CeO2-TiO2 Photocatalyst: Ionic Liquid-Mediated Synthesis, Characterization, and Performance for Diisopropanolamine Visible Light Degradation
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CeO2-TiO2 photocatalyst with Ce:Ti molar ratio of 1:9 was synthesized via co-precipitation method in the presence of 1-ethyl-3-methyl imidazolium octylsulfate, [EMIM][OctSO4] (CeO2-TiO2-IL). The ionic liquid acts as a templating agent for particle growth. The CeO2-TiO2 and TiO2 photocatalysts were also synthesized without any ionic liquid for comparison. Calcination was conducted on the as-synthesized materials at 400˚C for 2 h. The photocatalysts were characterized using diffuse reflectance UV-Vis spectroscopy (DR-UV-Vis), field emission scanning electron microscopy (FESEM), X-ray powder diffraction (XRD), and surface area and pore size analyzer (SAP). The presence of CeO2 has changed the optical property of TiO2. It has extended the absorption edge of TiO2 from UV to visible region. The calculated band gap energy decreased from 2.82 eV (TiO2) to 2.30 eV (CeO2-TiO2-IL). The FESEM morphology showed that samples forms aggregates and the surface smoothens when ionic liquid was added. The average crystallite size of TiO2, CeO2-TiO2, and CeO2-TiO2-IL were 20.8 nm, 5.5 nm, and 4 nm. In terms of performance, photodegradation of 1000 ppm of diisopropanolamine (DIPA) was conducted in the presence of hydrogen peroxide (H2O2) and visible light irradiation which was provided by a 500 W halogen lamp. The best performance was displayed by CeO2-TiO2-IL calcined at 400˚C. It was able to remove 82.0% DIPA and 54.8% COD after 6 h reaction. Copyright © 2018 BCREC Group. All rights reserved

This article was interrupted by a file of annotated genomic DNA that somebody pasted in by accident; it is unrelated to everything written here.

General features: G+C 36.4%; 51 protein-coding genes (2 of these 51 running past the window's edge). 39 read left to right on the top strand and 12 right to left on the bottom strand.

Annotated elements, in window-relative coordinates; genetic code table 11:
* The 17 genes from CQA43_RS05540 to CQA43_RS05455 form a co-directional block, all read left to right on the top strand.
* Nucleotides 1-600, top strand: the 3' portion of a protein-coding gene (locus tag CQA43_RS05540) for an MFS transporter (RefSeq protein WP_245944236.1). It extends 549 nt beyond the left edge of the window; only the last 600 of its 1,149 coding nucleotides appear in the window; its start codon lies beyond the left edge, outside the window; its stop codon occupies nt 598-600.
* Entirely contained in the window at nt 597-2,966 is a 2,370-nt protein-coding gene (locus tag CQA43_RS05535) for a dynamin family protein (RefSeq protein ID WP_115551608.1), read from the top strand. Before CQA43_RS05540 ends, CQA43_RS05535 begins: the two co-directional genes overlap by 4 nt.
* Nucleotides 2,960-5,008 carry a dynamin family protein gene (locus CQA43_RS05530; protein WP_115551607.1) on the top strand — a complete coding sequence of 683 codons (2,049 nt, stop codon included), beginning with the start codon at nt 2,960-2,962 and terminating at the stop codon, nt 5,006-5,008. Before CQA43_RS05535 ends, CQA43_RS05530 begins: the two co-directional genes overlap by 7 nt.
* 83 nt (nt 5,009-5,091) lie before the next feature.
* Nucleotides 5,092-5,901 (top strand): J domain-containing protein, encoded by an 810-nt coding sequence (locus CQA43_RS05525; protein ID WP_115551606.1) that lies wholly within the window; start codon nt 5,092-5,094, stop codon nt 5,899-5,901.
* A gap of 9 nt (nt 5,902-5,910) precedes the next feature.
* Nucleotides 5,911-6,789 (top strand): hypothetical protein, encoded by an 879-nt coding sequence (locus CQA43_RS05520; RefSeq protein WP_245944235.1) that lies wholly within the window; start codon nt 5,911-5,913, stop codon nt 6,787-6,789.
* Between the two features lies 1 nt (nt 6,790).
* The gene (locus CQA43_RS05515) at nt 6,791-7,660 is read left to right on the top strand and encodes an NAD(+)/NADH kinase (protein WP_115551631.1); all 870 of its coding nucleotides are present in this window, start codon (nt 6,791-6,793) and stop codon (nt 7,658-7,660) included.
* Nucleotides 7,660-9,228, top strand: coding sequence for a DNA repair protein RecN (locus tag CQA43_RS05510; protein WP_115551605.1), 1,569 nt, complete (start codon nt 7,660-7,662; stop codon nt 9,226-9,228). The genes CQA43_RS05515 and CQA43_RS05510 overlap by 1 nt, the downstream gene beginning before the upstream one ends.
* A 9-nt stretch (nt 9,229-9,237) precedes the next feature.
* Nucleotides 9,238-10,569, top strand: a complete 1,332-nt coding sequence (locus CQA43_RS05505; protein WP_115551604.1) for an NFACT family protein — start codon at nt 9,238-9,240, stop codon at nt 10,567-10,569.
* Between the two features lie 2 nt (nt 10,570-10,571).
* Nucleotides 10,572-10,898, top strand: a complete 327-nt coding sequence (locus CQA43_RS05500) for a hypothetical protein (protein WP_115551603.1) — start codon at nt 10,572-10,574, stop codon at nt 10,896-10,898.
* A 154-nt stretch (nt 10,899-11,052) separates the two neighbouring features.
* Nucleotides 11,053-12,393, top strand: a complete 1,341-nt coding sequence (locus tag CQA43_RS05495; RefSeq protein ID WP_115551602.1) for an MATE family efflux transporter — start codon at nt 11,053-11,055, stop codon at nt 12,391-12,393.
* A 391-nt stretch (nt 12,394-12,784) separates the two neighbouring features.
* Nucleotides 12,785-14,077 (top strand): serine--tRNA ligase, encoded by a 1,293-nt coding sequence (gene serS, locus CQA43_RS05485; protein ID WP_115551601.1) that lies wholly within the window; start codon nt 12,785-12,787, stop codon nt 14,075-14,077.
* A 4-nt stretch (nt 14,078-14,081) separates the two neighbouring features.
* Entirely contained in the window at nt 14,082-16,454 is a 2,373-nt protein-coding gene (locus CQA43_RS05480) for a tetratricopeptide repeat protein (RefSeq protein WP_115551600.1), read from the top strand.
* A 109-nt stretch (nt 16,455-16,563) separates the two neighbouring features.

Received: 26th July 2017; Revised: 22nd October 2017; Accepted: 29th October 2017; Available online: 22nd January 2018; Published regularly: 2nd April 2018
How to Cite: Sivalingam, J.R., Kait, C.F., Wilfred, C.D. (2018). CeO2-TiO2 Photocatalyst: Ionic Liquid-Mediated Synthesis, Characterization, and Performance for Diisopropanolamine Visible Light Degradation. Bulletin of Chemical Reaction Engineering & Catalysis, 13 (1): 170-178 (doi:10.9767/bcrec.13.1.1396.170-178)
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